|Abstract or Summary
- Comparatively little work has been done to determine the ecology
of Clostridium botulinum type E since its initial isolation in the
nineteen-thirties. This spore forming, anaerobic microorganism is
relatively heat labile and has been missed in ecological surveys in
which heat was used to selectively screen for spore formers. Use of
gentler methods has, however, facilitated its demonstration in marine
sediments throughout the Northern Hemisphere.
The type E organism elaborates a highly potent neurotoxin and
has been isolated as the causative agent in recent fatalities involving
the consumption of fish products. Until recently the organism
was not believed to be present in the United States south of the
The purpose of this investigation was to determine if the organism
could be demonstrated in shellfish, inland lake fish, and sediment
samples throughout the Northwest. Samples of coastal shellfish--
including various species of clams, crabs and oysters, varieties of
smoked fish products, species of inland lake fish and inland lake,
river and coastal sediment samples were examined for the presence of
the type E organism.
The organism was found, to some extent, in almost every type of
sample tested. Type E toxin was demonstrated in incubated samples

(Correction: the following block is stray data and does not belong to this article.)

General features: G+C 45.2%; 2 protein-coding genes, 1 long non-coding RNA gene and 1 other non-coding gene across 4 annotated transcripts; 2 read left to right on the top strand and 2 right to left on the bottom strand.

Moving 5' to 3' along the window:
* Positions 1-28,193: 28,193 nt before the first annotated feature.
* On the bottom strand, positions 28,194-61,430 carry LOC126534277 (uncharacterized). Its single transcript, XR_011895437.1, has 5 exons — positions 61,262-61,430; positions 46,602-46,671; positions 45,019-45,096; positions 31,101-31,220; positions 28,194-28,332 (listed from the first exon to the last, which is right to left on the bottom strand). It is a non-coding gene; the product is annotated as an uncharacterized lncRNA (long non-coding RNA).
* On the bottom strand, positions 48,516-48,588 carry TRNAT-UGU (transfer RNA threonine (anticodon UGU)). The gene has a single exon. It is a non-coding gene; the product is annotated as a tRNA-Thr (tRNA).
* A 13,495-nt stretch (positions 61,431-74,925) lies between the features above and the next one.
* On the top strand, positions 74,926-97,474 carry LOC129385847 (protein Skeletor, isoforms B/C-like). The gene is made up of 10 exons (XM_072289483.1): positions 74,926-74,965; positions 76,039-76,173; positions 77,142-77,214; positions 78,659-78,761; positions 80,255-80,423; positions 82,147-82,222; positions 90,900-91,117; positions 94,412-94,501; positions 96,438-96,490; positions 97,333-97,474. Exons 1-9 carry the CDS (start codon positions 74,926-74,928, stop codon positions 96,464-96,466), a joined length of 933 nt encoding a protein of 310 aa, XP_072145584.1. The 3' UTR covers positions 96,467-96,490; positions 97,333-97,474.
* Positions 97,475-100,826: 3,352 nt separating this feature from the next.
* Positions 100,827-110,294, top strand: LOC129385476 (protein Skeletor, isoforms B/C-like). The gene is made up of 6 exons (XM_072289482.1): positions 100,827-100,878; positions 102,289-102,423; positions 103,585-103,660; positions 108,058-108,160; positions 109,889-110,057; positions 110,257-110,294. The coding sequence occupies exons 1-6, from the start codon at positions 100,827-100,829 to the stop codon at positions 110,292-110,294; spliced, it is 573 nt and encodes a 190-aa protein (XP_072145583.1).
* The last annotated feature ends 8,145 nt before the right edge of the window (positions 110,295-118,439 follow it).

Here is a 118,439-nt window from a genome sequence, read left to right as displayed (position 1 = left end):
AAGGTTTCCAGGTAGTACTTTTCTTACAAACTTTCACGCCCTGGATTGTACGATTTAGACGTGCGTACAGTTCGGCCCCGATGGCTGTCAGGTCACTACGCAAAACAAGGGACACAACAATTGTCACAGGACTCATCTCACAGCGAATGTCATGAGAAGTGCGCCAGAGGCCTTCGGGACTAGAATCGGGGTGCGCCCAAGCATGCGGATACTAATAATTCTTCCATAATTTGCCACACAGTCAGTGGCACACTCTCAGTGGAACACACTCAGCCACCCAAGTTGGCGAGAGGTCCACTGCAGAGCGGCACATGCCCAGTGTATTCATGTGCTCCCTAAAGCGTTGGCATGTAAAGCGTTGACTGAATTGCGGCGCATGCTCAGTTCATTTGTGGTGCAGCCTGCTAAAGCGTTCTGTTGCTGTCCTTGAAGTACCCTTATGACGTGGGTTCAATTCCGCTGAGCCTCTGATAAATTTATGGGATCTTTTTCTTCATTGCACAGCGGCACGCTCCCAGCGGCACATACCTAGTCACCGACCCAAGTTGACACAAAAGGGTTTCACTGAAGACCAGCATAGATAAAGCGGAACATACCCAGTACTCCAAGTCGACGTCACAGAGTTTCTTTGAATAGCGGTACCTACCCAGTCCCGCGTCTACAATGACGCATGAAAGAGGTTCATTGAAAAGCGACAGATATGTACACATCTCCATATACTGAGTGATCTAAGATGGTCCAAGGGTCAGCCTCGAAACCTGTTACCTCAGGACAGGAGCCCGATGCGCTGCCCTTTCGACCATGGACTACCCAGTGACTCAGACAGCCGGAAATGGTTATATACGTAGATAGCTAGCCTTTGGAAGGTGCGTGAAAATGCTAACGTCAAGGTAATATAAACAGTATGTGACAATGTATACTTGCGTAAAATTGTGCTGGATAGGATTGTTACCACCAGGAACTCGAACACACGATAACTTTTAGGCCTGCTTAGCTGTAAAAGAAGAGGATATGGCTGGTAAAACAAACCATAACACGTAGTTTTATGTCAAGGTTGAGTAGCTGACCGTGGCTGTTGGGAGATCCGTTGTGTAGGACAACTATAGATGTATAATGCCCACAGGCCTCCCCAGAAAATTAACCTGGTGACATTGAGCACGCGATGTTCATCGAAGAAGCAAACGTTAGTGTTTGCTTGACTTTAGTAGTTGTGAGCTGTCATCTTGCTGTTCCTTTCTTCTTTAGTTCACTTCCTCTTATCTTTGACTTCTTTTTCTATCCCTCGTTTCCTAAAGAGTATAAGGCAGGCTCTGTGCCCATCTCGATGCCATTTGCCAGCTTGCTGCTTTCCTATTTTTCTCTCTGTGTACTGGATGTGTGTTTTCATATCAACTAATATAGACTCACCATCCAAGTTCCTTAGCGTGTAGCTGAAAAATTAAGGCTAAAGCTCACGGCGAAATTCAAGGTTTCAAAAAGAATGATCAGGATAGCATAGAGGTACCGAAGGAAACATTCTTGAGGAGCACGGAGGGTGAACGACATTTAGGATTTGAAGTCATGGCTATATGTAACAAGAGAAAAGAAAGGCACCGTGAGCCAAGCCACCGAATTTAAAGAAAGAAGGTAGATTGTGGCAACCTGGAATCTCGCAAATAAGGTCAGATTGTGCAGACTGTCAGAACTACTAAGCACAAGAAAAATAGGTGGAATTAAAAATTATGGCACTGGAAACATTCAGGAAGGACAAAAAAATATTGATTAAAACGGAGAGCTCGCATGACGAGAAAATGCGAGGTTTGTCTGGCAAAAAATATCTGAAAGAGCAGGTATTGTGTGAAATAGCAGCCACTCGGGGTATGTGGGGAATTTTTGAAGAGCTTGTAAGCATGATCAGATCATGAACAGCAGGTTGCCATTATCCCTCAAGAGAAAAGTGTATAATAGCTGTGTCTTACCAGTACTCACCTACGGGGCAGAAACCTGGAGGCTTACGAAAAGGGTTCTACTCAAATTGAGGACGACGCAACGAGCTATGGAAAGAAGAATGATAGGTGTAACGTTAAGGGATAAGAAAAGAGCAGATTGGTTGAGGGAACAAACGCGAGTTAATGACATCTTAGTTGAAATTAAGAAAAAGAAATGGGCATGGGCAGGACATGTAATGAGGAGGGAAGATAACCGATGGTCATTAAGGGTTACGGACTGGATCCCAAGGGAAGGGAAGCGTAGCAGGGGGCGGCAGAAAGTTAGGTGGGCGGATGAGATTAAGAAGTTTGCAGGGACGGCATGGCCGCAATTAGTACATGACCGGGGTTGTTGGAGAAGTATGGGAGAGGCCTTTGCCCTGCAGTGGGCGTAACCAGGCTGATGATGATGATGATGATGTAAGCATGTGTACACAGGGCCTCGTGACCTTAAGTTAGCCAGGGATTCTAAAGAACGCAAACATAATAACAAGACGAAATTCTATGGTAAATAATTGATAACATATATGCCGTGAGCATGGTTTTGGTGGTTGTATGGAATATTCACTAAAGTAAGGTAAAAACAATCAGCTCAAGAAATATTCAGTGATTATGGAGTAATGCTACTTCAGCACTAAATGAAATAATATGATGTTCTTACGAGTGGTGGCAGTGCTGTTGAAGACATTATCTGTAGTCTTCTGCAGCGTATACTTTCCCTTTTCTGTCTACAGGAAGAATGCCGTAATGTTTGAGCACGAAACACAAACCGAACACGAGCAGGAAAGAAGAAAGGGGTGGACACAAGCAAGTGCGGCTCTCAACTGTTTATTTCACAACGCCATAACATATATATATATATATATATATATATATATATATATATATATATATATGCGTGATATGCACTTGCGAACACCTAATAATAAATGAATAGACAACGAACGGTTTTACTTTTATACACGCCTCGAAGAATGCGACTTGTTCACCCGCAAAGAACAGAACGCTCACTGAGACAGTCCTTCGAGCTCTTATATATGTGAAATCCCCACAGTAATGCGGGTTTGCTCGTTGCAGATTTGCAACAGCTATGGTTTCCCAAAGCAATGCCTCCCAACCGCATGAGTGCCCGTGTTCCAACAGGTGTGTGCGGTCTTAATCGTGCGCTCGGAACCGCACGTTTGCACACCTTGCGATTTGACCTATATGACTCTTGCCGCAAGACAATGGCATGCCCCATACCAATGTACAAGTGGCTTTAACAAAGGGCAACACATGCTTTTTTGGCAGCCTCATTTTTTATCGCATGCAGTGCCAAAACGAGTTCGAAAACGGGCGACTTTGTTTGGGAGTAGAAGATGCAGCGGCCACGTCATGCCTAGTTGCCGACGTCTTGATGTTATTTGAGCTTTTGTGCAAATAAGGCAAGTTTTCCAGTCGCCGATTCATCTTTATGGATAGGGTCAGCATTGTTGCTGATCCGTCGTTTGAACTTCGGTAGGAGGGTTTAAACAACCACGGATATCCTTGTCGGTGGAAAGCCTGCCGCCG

of shellfish and smoked fish products collected from eleven sites
along the Oregon and Washington coast. The organism was found in
shore sediments from the tidewater and freshwater areas of the Columbia,
Alsea, and Umpqua rivers but could not be demonstrated in sediments
taken from saltwater beaches at the mouths of these rivers.
The type E organism was also demonstrated in fish from inland lakes
in the Oregon Cascade Mountains, in sediments from the shores of these
lakes, and along the shores of a river and three reservoirs in this
area. These samples were collected between 95 and 120 linear miles
from the coast.
The isolation of the type E botulinum organism in fish and shellfish
products demonstrates that the organism does present a potential
hazard which should be recognized by Northwest processors and distributors
of these products. High concentrations of the spores of this
organism, such as those found in bottom sediments of some of the inland
lakes and reservoirs may serve to contaminate fish and other
wildlife. Much of the data collected supports a terrestial distribution
of the spores.